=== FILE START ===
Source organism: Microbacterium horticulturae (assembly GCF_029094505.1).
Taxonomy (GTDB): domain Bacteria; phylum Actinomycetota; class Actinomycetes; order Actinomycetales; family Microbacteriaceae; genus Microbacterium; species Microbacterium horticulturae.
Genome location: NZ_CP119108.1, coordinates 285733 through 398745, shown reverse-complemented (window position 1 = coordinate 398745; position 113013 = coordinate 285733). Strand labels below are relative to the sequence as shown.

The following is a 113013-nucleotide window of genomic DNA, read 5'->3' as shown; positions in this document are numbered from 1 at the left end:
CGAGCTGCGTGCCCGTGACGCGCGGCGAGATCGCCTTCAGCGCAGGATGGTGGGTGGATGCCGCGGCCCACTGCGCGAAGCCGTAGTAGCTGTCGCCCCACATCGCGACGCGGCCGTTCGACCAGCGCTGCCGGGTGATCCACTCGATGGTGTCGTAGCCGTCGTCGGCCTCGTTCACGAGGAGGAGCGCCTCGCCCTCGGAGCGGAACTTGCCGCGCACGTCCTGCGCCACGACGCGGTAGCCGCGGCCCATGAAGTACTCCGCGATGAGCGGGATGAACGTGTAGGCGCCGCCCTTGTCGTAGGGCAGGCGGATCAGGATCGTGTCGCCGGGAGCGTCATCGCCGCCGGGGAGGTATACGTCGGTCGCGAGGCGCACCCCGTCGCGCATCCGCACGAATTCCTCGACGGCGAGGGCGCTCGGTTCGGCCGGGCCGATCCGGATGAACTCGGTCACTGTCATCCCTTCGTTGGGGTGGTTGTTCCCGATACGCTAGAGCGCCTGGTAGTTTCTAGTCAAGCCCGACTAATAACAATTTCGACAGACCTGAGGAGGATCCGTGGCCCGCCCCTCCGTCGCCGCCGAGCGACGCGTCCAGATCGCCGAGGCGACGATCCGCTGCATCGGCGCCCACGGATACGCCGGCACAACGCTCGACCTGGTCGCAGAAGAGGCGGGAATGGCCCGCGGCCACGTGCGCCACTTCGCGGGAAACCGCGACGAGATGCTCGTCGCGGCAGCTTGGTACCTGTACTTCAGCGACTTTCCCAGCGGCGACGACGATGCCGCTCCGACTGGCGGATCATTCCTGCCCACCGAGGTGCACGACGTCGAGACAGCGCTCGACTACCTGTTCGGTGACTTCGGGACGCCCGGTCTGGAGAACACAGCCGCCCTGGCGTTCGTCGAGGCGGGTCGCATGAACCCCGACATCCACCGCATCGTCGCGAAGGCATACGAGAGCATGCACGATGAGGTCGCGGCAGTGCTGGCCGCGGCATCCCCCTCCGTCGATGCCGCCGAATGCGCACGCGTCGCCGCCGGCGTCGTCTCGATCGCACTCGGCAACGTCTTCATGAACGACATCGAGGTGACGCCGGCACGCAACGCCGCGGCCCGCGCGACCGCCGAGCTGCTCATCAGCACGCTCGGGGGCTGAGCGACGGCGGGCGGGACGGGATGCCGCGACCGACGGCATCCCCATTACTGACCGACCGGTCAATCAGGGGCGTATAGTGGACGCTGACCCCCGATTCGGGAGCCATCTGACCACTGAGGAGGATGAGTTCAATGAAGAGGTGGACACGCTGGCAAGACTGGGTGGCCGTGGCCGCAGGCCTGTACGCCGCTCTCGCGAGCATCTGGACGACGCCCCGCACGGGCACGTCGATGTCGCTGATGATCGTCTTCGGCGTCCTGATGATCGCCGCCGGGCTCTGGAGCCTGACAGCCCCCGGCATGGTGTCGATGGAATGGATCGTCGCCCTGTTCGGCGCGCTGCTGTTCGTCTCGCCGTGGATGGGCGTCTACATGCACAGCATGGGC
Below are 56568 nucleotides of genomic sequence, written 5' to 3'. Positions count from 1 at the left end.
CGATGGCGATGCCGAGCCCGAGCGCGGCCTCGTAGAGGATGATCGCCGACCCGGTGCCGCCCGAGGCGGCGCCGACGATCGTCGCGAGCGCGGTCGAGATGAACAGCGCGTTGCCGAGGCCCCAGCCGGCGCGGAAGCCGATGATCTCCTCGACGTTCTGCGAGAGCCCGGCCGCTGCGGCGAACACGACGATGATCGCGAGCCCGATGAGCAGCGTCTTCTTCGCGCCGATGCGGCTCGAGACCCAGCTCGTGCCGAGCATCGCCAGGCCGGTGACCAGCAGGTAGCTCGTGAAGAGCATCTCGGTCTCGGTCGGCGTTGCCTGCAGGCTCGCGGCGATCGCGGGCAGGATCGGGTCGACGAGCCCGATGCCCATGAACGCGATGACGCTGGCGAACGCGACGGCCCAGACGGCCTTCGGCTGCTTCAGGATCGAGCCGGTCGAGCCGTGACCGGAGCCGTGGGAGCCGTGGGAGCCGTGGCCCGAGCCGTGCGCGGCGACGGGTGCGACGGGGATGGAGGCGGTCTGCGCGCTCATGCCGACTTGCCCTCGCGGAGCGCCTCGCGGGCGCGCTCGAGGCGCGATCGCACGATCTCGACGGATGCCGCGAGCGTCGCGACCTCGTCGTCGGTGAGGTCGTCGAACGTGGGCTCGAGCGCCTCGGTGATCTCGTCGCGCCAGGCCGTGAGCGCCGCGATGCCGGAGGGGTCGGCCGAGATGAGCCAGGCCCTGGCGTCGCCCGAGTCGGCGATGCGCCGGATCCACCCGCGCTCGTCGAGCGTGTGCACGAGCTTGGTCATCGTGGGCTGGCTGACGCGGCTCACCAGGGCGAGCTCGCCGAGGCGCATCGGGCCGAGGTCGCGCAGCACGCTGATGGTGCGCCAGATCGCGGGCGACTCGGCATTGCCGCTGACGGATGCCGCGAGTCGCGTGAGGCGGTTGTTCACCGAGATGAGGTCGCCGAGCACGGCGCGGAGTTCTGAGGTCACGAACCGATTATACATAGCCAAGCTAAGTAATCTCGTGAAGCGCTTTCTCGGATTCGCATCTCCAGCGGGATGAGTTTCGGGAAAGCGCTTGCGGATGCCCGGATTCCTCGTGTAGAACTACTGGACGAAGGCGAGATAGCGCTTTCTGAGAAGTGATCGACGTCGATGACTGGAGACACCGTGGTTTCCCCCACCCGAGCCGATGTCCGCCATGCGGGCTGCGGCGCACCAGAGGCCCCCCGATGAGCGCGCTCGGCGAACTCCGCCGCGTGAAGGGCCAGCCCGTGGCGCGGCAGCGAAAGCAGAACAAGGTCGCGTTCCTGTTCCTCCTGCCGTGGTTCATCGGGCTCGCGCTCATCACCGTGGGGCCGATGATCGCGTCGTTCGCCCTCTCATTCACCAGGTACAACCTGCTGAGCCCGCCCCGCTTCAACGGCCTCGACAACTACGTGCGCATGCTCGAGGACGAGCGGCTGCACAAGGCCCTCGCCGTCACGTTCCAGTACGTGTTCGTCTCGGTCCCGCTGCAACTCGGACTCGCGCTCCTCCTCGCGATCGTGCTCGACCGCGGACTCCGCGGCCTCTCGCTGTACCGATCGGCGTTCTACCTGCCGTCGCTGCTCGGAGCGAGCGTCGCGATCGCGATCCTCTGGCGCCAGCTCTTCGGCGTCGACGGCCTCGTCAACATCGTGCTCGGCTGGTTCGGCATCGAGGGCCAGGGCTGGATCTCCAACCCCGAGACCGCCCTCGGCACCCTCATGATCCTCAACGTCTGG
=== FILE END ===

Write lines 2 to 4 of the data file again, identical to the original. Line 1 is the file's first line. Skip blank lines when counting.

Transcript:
Taxonomy (GTDB): domain Bacteria; phylum Actinomycetota; class Actinomycetes; order Actinomycetales; family Microbacteriaceae; genus Microbacterium; species Microbacterium horticulturae.
Genome location: NZ_CP119108.1, coordinates 285733 through 398745, shown reverse-complemented (window position 1 = coordinate 398745; position 113013 = coordinate 285733). Strand labels below are relative to the sequence as shown.

The following is a 113013-nucleotide window of genomic DNA, read 5'->3' as shown; positions in this document are numbered from 1 at the left end: